It is expected consumption to return to normal as the pandemic spread continues to be further contained.
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Chinese dairy market still impacted by Zero-Covid policy
China’s total imports of dairy are 20.3% lower at the end of September, compared to the same period the year prior.

Beijing Orient Agricultural Business Consultants (BOABC) have released their latest dairy monthly report, highlighting a slight decrease in production of dairy products in September, while the raw milk price has stopped declining.

September’s Chinese dairy processing totalled 2.758 million megatonnes (MT), up 5.8% year on year (YoY). This brings year to date figures up to 23.10m MT, an increase of 2.6% YoY. BOABC attributes the recovery of milk production over recent months to control of the covid-19 pandemic across the country. BOABC also highlights that while dairy consumption has remained low over recent months, that it is expected consumption to return to normal as the pandemic spread continues to be further contained.

Furthermore, BOABC states the shift towards healthier products, with a pull away from the consumption of pork and a push towards the consumption of milk, beef, lamb and seafood; although lamb prices in China are falling dramatically currently. Chinese consumers dealing with lockdowns and associated concerns are also shopping closer to home, with hyper and supermarket sales figures easing, while sales via convenience stores have lifted significantly. E-commerce in China continues to grow, with this avenue of dairy consumption quickly becoming a key avenue to market. Consumer research shows that these e-commerce avenues of consumption allows Chinese consumers to understand their purchases better, providing insights into key information around each product – from environmental claims, health claims and provenance claims, all which rate highly in Chinese consumers requirements for purchases.

In conjunction with milk production increases, the Chinese raw milk price has also stopped declining, with the price sitting stagnant at 4.14 yuan/kg MS from the end of September through October. Retail prices of liquid milk and yoghurt have also eased slightly in October, retail prices continue to be variable, as seen over the 10 months of this year. Imports of liquid milk decreased 18.2% YoY in September. The price of imported liquid milk did increase 19.3% YoY, however. Imports of NZ liquid milk and cream made up 33% of September’s total imports, up 6.2% YoY, while the price for these exports was 12.4% higher YoY.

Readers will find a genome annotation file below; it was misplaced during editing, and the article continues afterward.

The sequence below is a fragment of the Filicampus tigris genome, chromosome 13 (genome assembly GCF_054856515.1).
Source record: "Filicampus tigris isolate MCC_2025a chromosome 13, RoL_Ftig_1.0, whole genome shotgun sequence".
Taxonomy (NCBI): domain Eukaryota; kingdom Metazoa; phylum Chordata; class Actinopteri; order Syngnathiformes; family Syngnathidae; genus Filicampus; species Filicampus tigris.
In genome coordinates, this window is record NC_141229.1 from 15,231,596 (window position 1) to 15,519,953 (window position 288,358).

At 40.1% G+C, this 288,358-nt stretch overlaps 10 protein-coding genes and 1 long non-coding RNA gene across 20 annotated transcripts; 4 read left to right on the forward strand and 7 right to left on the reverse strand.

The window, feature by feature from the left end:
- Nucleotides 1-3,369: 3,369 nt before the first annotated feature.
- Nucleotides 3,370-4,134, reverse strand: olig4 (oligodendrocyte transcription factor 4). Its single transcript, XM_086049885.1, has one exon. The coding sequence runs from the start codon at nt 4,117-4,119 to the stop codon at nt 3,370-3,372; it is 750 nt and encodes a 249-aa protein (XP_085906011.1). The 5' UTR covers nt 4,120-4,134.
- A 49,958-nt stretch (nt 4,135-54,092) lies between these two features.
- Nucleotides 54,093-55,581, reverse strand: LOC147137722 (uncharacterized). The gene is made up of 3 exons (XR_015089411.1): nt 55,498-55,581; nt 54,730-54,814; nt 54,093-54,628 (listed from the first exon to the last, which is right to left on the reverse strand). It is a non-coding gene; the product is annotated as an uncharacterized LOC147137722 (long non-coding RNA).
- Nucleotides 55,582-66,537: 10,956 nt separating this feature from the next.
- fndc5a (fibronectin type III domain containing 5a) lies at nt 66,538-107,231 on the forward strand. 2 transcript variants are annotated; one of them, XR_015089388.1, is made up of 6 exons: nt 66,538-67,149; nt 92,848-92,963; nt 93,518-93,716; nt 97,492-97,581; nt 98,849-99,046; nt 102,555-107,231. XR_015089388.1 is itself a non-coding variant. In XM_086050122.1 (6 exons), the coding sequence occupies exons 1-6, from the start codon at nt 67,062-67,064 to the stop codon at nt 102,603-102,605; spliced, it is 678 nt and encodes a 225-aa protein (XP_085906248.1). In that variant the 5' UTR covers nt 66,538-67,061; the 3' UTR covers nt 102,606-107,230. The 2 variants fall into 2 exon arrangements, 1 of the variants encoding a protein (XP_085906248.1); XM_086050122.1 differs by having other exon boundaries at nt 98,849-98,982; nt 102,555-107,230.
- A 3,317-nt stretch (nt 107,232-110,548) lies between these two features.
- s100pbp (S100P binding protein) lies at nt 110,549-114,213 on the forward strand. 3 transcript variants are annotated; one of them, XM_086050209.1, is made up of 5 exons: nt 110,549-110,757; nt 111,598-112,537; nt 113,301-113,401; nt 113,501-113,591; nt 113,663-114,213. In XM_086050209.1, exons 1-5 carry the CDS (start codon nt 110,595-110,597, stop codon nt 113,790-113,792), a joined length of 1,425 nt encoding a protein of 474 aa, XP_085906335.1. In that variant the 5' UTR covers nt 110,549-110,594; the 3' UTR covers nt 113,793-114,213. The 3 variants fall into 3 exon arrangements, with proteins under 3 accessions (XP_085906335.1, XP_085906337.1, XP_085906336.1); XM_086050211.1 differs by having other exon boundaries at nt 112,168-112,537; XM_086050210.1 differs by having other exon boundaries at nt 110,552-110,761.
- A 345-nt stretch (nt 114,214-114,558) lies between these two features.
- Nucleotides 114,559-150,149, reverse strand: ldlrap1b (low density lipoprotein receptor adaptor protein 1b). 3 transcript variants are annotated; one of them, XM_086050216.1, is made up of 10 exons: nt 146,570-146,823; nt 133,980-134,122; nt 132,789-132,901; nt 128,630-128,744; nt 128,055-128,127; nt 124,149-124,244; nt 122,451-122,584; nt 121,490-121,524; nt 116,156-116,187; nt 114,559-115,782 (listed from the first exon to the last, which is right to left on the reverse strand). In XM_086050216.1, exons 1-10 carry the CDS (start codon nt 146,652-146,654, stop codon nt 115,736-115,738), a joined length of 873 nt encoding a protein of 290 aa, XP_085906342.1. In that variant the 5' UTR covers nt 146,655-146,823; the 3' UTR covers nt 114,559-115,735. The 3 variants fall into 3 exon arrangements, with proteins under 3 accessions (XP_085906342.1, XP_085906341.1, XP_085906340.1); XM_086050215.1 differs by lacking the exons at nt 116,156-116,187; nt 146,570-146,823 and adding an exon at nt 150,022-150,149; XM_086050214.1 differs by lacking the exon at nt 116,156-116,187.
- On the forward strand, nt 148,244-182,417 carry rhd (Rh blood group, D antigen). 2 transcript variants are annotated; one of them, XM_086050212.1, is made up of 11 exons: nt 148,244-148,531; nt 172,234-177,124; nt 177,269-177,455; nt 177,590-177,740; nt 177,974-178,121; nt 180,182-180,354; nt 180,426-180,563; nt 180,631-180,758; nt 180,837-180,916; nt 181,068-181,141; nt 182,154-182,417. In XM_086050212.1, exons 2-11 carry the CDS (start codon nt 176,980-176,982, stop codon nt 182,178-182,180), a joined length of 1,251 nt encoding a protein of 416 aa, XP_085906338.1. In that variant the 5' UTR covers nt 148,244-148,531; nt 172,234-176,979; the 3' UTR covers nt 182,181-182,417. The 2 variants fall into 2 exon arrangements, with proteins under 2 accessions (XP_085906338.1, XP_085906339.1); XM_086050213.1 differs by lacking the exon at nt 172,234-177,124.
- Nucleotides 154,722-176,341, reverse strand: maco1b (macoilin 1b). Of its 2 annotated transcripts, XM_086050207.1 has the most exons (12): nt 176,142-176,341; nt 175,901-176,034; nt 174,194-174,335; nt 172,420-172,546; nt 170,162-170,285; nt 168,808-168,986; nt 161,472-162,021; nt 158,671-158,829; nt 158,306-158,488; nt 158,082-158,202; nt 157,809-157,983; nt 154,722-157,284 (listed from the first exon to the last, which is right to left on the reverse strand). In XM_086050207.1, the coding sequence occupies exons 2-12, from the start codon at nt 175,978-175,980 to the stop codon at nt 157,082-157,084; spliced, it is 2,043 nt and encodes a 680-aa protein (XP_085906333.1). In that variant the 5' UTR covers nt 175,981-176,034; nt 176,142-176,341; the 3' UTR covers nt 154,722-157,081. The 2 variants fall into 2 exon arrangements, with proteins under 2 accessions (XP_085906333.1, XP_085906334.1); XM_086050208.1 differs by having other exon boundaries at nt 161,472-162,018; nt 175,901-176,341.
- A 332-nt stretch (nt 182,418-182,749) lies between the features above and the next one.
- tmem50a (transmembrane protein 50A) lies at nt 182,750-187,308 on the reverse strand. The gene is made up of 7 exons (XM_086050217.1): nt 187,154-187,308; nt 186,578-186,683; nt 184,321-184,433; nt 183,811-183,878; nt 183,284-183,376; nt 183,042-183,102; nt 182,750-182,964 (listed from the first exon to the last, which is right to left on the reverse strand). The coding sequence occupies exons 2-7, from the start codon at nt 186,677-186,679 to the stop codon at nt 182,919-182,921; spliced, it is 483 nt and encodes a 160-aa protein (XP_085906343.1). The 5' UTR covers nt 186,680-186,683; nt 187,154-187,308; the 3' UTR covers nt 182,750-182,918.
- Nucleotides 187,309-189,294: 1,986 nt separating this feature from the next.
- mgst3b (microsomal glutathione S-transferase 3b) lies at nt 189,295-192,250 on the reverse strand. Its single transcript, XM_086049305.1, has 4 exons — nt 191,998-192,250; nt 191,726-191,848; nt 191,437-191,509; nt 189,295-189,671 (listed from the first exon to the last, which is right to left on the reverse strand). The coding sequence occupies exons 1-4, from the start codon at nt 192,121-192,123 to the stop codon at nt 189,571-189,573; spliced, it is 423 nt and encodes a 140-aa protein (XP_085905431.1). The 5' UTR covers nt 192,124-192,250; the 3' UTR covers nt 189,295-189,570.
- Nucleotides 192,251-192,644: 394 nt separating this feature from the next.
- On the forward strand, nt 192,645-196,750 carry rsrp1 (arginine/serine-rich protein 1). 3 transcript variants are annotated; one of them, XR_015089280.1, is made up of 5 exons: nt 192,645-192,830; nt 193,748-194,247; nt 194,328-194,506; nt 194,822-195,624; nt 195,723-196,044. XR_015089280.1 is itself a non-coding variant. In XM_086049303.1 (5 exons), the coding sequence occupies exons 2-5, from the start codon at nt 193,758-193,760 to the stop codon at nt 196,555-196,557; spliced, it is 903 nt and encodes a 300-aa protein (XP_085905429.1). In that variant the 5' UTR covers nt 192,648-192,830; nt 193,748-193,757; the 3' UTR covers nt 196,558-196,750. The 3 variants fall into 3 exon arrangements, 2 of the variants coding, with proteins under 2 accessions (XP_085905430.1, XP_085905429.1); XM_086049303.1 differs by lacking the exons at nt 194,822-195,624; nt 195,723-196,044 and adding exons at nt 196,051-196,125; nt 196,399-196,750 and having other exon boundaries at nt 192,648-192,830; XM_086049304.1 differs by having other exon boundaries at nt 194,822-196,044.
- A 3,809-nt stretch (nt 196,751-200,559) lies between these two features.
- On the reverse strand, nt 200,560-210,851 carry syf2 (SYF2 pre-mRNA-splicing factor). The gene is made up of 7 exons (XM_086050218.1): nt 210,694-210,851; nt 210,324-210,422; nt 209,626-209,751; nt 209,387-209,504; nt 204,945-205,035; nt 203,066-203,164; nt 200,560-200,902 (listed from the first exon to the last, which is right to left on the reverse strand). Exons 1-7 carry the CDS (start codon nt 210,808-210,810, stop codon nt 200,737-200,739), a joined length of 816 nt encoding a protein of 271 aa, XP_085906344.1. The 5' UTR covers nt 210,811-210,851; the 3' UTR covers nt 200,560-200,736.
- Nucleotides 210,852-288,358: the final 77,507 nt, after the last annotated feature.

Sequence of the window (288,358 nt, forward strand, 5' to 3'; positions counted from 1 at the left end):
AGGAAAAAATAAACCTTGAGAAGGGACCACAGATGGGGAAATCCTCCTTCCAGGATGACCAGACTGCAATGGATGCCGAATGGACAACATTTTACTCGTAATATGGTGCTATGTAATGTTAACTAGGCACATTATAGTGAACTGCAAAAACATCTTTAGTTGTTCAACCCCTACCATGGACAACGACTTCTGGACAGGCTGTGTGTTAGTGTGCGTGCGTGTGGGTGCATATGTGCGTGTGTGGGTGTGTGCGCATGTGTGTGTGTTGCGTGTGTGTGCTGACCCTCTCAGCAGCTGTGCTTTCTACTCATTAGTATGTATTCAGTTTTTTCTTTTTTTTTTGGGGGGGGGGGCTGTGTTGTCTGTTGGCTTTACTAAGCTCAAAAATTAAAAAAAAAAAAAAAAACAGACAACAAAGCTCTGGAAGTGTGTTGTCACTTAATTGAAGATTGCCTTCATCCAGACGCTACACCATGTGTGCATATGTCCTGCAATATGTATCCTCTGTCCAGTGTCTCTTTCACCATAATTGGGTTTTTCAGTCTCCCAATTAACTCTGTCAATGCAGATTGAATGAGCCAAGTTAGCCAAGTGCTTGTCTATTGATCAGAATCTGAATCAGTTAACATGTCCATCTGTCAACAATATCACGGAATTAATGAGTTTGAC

Chinese soy meal prices have also continued to jump, up another 12.3% from September’s figure, 33.5% higher YoY. Corn prices also continue to increase, up 0.9% from September, a 5.4% increase YoY. This continues the trajectory of cost increases over recent months, with forage, labour, and transportation costs pushing upwards because of covid-19 lockdown impacts.

Butter imports continue relatively steadily, with year to date imports only 1.1% behind the same period last year, but with large gains over the three months to September. September’s butter imports were 60.9% higher YoY.

Imports of both skim milk powder (SMP) and whole milk powder (WMP) continue to lag, with SMP imports down 24.3% YoY, while WMP imports are down 16.2% YoY with the same deficit for September’s WMP imports.

China’s total imports of dairy are 20.3% lower at the end of September, compared to the same period the year prior; however the value of year-to-date imports are only 2.4% lower. Expectations are that full year Chinese imports will finish the year around this 20% lower point, with some expecting that Chinese imports will continue to lag during the first half of 2023.

Meanwhile, the USDA has announced that it would invest nearly US$1billion to “purchase food for emergency food providers like food banks.” The announcement looks likely to focus on “protein items” to support activities for children and families. The volume of this investment that will flow to Dairy is uncertain at this point in time, but most expect Cheese and Liquid milk to be included.

The last time the US government announced large food purchase programs, such as the “farmers for families” food box programs in the early stages of the covid-19 pandemic, the US market saw massive price swings for Cheese, with prices swinging between highs and lows in the space of days.

These programs will surely upset the US Cheese market, potentially helping the global cheese market, as this program artificially pulls cheese out of the US market.

Dairy farmers still reeling from floods have been given a helping hand, with the state and federal governments locking in funding for key projects to prepare for the next disaster.

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